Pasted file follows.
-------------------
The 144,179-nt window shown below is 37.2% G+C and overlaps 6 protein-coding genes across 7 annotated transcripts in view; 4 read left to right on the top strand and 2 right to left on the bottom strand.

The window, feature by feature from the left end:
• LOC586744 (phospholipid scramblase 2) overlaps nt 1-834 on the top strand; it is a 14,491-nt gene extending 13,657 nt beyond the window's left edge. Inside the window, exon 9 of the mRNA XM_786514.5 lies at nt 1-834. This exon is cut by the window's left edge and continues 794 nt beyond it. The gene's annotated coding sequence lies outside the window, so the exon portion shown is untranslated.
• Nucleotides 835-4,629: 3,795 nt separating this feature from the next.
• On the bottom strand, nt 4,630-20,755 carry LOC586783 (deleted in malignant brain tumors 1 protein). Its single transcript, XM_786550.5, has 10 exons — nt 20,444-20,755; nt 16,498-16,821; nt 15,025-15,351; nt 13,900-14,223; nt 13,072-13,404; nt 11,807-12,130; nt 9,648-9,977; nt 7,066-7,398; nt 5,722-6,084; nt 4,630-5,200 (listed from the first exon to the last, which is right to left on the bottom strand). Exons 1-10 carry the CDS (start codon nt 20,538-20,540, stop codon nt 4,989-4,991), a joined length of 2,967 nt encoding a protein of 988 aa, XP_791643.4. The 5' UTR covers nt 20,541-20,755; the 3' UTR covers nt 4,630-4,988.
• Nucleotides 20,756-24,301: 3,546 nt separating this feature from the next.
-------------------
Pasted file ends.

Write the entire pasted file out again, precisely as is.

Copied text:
The 144,179-nt window shown below is 37.2% G+C and overlaps 6 protein-coding genes across 7 annotated transcripts in view; 4 read left to right on the top strand and 2 right to left on the bottom strand.

The window, feature by feature from the left end:
• LOC586744 (phospholipid scramblase 2) overlaps nt 1-834 on the top strand; it is a 14,491-nt gene extending 13,657 nt beyond the window's left edge. Inside the window, exon 9 of the mRNA XM_786514.5 lies at nt 1-834. This exon is cut by the window's left edge and continues 794 nt beyond it. The gene's annotated coding sequence lies outside the window, so the exon portion shown is untranslated.
• Nucleotides 835-4,629: 3,795 nt separating this feature from the next.
• On the bottom strand, nt 4,630-20,755 carry LOC586783 (deleted in malignant brain tumors 1 protein). Its single transcript, XM_786550.5, has 10 exons — nt 20,444-20,755; nt 16,498-16,821; nt 15,025-15,351; nt 13,900-14,223; nt 13,072-13,404; nt 11,807-12,130; nt 9,648-9,977; nt 7,066-7,398; nt 5,722-6,084; nt 4,630-5,200 (listed from the first exon to the last, which is right to left on the bottom strand). Exons 1-10 carry the CDS (start codon nt 20,538-20,540, stop codon nt 4,989-4,991), a joined length of 2,967 nt encoding a protein of 988 aa, XP_791643.4. The 5' UTR covers nt 20,541-20,755; the 3' UTR covers nt 4,630-4,988.
• Nucleotides 20,756-24,301: 3,546 nt separating this feature from the next.